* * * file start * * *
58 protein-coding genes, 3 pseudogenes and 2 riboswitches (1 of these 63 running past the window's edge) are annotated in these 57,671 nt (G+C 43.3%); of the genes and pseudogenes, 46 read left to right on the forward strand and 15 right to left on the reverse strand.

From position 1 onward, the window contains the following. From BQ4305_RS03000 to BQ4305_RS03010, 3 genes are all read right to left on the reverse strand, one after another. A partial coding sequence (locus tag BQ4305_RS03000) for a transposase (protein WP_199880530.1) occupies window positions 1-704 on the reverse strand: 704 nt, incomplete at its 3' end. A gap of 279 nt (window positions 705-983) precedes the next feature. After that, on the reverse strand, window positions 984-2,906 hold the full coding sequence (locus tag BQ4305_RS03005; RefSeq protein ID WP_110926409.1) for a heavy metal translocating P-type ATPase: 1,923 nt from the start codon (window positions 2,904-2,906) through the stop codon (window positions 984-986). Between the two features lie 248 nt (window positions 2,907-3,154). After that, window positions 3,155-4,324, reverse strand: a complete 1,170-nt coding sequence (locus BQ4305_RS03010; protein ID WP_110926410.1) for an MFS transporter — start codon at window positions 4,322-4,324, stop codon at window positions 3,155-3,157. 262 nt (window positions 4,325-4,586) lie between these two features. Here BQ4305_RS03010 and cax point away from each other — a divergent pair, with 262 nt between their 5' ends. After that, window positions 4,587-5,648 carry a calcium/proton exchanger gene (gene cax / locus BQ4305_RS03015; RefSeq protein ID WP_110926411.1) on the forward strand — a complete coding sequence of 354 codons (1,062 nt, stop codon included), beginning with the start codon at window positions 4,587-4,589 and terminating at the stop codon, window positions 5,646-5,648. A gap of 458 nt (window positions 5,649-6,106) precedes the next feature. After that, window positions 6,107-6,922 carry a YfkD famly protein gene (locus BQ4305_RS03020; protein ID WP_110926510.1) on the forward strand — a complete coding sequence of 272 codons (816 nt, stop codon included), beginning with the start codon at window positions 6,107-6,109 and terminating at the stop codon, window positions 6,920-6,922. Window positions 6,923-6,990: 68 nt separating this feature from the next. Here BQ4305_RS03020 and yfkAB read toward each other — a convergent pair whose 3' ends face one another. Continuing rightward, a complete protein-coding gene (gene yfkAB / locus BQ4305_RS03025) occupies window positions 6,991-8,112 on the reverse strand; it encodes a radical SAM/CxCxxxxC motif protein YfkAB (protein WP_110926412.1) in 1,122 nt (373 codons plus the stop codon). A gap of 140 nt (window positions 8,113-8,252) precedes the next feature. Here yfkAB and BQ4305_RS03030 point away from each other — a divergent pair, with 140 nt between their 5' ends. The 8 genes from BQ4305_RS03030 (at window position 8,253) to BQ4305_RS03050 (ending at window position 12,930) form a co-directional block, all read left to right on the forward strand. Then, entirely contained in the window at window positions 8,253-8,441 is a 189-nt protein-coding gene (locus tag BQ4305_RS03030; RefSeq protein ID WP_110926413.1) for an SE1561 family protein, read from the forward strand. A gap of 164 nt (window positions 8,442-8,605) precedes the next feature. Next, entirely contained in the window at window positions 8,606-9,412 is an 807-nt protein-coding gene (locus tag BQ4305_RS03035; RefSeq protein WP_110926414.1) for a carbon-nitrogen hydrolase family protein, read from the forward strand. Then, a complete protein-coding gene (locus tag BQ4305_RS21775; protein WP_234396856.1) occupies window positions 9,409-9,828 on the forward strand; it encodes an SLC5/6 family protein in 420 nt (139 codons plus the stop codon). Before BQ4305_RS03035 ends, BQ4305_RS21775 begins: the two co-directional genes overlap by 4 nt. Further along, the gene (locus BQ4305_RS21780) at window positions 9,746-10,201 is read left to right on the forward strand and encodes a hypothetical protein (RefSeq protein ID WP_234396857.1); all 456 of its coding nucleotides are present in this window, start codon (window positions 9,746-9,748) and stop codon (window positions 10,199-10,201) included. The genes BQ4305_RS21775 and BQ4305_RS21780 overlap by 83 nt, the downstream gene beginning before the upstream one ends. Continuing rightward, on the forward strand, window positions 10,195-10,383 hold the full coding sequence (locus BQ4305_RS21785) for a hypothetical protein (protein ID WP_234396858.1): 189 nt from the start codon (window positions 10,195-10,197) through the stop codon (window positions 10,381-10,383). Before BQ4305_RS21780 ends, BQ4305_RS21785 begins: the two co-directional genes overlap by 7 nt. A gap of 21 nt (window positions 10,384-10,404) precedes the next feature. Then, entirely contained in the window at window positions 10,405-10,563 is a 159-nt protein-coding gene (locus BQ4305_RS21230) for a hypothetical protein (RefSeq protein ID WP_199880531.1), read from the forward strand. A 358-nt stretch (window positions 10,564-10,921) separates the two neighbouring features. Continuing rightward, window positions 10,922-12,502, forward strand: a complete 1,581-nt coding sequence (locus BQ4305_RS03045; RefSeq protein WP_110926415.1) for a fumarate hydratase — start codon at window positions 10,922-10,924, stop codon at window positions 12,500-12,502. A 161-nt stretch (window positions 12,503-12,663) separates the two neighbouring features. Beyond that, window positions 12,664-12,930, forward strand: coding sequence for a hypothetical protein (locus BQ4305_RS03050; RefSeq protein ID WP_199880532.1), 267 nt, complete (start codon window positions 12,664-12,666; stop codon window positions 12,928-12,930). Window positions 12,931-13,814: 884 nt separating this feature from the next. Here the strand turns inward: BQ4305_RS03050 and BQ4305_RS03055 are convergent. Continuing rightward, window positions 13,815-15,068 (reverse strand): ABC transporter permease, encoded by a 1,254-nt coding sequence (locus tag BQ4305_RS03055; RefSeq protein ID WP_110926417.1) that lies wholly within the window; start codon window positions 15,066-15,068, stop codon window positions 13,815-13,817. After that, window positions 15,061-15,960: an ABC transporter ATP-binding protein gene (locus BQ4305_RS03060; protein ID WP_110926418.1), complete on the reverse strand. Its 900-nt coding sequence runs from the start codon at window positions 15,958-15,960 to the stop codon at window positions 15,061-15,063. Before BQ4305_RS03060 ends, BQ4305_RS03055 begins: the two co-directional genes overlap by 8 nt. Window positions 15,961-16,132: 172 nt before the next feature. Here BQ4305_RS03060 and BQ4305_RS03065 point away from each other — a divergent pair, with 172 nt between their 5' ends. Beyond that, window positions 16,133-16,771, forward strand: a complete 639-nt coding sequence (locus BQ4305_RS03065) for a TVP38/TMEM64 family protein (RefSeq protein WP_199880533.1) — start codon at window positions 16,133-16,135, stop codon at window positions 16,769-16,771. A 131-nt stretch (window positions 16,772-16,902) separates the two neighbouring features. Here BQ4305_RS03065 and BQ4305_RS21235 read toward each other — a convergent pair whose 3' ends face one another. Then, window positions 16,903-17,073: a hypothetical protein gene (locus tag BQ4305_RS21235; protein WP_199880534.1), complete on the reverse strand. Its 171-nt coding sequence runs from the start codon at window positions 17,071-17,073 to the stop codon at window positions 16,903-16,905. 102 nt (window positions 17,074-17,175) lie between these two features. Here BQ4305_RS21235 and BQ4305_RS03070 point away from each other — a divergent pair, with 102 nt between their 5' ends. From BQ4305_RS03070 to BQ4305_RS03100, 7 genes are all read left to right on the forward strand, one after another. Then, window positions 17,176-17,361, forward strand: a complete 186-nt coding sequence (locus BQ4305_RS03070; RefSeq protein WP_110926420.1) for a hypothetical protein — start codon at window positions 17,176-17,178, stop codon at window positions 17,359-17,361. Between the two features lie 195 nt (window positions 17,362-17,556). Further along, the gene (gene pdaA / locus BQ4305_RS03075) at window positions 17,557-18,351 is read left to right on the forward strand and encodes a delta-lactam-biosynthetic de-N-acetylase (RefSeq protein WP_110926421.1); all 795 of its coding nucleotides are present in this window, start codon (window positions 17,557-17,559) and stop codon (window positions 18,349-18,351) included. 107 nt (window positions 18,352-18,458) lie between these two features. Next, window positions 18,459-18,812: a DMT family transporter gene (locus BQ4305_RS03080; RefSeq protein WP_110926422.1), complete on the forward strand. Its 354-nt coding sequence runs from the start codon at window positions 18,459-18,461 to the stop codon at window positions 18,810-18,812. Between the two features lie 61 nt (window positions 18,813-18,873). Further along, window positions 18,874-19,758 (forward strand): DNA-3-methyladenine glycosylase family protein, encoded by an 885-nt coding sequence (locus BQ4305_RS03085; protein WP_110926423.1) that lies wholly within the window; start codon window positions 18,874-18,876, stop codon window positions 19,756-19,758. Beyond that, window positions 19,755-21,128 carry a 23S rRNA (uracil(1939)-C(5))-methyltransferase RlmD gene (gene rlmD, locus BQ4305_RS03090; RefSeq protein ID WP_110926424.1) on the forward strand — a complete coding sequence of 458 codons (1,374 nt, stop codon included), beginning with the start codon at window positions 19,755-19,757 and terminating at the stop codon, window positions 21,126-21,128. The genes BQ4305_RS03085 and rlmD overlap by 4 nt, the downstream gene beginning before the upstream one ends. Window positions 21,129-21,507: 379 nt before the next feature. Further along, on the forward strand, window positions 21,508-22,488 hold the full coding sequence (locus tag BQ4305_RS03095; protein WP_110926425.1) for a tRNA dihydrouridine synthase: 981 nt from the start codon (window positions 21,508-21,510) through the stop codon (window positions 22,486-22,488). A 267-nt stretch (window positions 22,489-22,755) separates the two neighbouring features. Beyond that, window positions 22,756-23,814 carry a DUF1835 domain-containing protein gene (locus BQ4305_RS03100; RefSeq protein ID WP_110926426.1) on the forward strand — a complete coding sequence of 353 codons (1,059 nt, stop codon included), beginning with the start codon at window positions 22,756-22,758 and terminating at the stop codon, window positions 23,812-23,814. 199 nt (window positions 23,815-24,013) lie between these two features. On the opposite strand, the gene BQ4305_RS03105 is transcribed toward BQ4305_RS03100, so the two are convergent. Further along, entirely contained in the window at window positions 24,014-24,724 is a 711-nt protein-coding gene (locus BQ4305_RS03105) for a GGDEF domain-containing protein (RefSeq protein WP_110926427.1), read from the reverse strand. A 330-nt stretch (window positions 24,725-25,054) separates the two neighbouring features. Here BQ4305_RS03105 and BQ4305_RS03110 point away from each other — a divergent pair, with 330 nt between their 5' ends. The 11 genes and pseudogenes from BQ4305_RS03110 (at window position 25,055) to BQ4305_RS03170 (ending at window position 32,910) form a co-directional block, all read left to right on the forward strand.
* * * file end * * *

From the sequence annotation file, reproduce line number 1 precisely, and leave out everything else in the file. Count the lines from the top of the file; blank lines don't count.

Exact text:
58 protein-coding genes, 3 pseudogenes and 2 riboswitches (1 of these 63 running past the window's edge) are annotated in these 57,671 nt (G+C 43.3%); of the genes and pseudogenes, 46 read left to right on the forward strand and 15 right to left on the reverse strand.